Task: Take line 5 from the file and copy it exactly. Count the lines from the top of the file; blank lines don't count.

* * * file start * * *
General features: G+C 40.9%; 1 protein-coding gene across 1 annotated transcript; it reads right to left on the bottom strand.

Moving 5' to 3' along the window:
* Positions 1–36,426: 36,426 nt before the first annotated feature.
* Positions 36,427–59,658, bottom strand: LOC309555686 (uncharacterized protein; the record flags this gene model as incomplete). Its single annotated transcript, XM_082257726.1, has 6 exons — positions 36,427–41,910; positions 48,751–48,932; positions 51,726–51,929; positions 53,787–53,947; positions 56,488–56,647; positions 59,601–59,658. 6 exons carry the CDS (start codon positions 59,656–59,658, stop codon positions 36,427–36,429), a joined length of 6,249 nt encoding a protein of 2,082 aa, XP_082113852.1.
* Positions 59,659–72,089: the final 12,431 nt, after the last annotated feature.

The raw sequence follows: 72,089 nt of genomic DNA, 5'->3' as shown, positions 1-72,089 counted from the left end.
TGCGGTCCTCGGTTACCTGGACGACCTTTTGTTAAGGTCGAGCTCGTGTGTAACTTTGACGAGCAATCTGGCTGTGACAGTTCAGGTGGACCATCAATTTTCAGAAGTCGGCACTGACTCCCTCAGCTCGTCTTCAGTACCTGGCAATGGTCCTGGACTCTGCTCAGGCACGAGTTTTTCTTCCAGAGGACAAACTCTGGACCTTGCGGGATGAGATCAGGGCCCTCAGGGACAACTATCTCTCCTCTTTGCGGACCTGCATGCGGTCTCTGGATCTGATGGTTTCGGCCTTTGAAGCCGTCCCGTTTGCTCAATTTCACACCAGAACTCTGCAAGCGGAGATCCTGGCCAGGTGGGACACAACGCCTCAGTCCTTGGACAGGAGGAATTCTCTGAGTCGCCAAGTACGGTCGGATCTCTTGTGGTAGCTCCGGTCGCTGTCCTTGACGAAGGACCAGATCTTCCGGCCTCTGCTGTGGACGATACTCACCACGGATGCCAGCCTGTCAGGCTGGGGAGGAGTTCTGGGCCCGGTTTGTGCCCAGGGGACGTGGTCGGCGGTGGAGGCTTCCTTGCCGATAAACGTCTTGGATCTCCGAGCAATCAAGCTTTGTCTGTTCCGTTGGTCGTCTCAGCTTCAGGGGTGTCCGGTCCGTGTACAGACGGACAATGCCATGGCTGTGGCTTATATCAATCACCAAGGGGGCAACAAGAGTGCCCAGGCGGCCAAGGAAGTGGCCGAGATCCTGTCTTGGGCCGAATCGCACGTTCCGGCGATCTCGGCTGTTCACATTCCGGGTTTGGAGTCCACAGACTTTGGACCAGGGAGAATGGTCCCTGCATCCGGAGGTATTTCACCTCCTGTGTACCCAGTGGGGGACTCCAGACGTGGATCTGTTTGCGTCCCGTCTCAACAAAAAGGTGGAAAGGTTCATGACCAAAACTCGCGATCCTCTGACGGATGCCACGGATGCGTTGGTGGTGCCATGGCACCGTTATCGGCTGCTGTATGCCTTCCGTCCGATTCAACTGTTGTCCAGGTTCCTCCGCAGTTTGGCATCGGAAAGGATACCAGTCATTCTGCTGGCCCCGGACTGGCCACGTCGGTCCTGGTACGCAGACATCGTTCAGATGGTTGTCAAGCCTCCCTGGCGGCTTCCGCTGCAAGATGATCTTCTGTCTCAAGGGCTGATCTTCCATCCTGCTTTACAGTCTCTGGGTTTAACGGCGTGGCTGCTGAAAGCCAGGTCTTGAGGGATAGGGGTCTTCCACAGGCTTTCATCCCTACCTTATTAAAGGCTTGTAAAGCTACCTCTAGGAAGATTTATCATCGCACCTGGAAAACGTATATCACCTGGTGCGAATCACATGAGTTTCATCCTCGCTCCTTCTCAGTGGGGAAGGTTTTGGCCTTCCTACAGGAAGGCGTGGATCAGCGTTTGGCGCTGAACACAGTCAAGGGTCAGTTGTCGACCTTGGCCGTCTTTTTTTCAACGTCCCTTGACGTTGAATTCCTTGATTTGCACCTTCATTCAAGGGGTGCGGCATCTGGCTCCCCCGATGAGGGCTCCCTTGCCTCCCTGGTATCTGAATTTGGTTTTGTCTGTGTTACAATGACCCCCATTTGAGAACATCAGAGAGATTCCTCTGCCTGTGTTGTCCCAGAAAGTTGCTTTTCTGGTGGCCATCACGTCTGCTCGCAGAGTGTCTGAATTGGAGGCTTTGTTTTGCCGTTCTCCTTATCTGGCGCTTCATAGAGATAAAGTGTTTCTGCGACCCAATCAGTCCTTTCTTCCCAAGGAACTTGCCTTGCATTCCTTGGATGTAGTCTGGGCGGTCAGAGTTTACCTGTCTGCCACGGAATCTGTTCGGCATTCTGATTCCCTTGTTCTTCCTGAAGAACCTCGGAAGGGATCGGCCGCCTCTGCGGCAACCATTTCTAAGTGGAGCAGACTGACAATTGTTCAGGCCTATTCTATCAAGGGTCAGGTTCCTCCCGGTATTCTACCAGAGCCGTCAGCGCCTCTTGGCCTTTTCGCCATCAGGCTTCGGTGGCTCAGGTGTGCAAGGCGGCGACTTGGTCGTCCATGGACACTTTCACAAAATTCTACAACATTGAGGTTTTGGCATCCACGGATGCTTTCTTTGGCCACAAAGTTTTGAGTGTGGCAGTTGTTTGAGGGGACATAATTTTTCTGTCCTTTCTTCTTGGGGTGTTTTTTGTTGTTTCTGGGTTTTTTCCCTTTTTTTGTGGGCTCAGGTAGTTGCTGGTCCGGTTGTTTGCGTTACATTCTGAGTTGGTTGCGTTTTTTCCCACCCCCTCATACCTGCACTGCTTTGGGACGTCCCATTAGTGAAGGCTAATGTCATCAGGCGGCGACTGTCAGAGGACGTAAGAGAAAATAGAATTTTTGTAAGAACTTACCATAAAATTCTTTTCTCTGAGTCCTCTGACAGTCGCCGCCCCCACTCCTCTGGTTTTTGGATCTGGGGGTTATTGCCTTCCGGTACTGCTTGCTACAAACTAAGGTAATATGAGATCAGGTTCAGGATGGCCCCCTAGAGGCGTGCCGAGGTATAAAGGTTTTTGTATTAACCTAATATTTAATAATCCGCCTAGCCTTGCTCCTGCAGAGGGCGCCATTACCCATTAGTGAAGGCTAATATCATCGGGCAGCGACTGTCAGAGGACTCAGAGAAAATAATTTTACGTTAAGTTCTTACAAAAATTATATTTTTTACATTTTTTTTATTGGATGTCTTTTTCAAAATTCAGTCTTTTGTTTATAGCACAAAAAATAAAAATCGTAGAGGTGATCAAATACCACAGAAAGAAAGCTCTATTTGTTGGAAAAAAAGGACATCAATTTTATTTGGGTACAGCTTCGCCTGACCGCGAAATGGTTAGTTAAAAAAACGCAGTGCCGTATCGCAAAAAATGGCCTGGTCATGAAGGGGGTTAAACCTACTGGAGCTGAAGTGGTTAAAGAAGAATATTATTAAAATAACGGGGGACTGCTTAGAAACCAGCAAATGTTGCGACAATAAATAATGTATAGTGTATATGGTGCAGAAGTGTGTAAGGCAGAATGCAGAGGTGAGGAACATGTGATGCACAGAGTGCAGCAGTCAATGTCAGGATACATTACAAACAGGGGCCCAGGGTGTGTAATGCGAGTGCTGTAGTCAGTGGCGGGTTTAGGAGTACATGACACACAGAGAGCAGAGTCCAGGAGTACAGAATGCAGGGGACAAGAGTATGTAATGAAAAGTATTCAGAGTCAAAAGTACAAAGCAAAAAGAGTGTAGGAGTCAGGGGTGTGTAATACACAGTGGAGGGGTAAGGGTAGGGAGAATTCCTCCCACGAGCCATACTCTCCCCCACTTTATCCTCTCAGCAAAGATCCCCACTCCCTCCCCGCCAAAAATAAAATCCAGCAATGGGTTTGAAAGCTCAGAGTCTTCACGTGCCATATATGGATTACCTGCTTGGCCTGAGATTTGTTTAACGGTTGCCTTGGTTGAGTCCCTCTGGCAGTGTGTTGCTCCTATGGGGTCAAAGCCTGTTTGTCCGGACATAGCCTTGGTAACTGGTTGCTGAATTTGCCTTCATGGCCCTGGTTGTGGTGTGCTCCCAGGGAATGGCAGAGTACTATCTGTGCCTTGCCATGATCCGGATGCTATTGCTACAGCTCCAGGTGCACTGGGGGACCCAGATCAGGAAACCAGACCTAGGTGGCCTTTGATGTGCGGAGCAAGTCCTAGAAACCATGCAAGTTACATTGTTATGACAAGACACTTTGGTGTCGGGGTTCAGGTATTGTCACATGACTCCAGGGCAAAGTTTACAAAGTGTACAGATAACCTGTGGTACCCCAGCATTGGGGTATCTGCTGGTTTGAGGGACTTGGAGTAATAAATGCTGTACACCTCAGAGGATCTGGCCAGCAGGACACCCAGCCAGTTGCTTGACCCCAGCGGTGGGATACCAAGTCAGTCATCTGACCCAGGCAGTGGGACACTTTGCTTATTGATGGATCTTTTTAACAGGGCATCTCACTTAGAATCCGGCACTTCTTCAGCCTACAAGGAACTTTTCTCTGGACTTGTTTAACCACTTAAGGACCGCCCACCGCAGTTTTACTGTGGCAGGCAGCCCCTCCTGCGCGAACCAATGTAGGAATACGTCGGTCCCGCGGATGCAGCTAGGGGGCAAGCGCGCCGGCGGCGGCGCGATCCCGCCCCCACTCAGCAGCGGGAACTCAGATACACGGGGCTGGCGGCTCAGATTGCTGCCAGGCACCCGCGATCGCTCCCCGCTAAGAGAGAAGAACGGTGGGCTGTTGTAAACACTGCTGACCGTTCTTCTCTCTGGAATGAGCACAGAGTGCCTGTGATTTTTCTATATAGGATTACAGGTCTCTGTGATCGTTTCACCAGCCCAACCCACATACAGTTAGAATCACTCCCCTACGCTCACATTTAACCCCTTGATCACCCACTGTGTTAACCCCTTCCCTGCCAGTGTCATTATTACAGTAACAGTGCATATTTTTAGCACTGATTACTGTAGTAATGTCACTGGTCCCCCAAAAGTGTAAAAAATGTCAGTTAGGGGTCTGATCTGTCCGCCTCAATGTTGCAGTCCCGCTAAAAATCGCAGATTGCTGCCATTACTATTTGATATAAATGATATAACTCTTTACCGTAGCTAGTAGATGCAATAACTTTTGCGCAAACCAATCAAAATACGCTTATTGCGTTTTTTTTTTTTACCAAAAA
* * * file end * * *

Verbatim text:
* Positions 59,659–72,089: the final 12,431 nt, after the last annotated feature.